Not sure but my wife had some similar problems last year. Found out she had an undiagnosed heart defect. She ended up getting a defibulator put in. She wasn't allowed to exercise for a while either after the surgery. I'm not sure about now though, it's been a few months. We're seperated so I don't really know the status now but she hasn't been complaining about it lately so I'm guessing it worked out.

bodyhard
04-18-2014, 02:11 PM
Thanks guys for the input, but can anyone tell me what is the pain she is experiencing?

According to the doctor, he says it is her muscle pushing up against the clogged artery whenever she gets stressed/anxiety.

But does that make sense? Will it eventually lead to a heart attack?

Please excuse my ignorance on the subject but until she gets a second opinion I am baffled by his response.

john-t-b
04-18-2014, 03:38 PM
Thanks guys for the input, but can anyone tell me what is the pain she is experiencing?

According to the doctor, he says it is her muscle pushing up against the clogged artery whenever she gets stressed/anxiety.

The clog is plaque buildup in the artery so it is solid and may be hurting as the heart pumps. Then as her heart beats faster it's more pronounced and is causing more noticable pain.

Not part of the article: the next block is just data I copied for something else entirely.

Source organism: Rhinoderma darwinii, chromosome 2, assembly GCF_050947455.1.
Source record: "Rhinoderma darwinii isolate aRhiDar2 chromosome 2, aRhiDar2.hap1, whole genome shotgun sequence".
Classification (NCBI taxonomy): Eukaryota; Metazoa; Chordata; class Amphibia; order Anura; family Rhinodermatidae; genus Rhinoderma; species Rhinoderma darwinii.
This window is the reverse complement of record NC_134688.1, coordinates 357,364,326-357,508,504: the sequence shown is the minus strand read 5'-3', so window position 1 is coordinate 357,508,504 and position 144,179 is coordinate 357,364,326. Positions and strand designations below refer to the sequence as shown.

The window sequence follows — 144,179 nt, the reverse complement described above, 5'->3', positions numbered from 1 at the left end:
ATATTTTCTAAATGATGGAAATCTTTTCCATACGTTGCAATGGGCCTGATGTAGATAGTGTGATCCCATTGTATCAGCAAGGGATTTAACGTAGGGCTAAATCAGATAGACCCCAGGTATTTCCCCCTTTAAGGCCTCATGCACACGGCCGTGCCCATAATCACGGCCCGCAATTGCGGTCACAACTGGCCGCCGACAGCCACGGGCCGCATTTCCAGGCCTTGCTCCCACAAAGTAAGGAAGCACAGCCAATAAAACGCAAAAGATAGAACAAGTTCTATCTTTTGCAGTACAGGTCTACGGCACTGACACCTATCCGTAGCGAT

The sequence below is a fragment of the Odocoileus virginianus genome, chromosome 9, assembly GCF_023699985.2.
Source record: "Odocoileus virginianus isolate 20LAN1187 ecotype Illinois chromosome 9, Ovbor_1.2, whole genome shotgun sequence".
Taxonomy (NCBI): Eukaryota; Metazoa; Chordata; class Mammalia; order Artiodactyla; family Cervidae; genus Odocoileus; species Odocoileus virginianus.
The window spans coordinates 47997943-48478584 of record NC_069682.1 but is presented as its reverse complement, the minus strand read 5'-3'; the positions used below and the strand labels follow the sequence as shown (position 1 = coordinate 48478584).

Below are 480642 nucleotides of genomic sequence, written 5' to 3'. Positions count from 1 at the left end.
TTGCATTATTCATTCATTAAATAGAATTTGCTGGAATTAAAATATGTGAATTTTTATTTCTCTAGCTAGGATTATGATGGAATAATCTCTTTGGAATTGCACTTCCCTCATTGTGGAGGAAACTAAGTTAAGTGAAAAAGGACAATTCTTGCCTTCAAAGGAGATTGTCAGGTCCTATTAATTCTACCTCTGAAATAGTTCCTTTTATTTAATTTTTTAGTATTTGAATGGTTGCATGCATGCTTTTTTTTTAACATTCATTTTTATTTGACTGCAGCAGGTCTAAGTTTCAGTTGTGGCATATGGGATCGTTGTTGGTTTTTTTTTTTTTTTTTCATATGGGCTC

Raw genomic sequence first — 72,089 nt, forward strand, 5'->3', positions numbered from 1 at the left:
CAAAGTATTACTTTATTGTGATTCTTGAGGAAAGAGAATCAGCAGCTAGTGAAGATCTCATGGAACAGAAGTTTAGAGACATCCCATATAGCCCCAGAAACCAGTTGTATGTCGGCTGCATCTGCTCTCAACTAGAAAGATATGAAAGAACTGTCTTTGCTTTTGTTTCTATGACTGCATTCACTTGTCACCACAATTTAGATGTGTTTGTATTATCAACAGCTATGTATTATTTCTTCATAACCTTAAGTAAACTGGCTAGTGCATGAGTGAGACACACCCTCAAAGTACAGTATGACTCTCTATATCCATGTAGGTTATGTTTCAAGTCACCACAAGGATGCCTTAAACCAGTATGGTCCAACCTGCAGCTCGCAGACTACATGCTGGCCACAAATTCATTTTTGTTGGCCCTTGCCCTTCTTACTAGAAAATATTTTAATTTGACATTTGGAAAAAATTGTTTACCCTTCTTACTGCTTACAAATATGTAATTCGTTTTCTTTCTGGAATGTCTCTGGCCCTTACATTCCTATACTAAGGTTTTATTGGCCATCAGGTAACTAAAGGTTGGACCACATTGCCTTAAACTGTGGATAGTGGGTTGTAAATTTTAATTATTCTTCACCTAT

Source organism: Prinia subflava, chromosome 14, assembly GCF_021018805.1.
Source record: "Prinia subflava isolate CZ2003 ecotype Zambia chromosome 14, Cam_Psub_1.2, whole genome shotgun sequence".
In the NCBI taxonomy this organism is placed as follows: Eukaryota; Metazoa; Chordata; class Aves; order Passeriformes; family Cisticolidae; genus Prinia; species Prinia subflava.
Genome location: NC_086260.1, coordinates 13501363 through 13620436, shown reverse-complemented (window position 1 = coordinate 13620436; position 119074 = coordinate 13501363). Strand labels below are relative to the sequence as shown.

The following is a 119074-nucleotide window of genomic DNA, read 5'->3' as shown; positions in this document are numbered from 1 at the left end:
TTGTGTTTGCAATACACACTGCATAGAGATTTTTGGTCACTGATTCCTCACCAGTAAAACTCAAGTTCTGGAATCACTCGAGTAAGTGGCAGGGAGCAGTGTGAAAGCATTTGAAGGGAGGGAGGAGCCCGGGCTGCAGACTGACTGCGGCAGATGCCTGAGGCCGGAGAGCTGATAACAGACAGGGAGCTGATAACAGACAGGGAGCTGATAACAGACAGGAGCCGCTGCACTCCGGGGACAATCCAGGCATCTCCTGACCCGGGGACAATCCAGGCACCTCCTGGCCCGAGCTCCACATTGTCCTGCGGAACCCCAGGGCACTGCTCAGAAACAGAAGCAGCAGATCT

But does that make sense? Will it eventually lead to a heart attack?

Please excuse my ignorance on the subject but until she gets a second opinion I am baffled by his response.

If you think about the artery (vein with thicker walls for pumping blood out to the body). As the clog (plaque build up) builds on the wall it makes the wall stiffer which in itself can cause pain. It restricts the blood flow out and raises the blood pressure causing stress on the heart. (It's like sticking your thumb over the end of a garden hose and increasing the pressure coming out at the same time you can feel the pressure building on the wall of the hose.)

As far as a heart attack goes the plaque build up would have to completely block off the artery in the heart. So if they caught it and are treating it then it will most likely not lead to a heart attack.

But a question for you is how did they diagnose her? Stress test or heart catherization?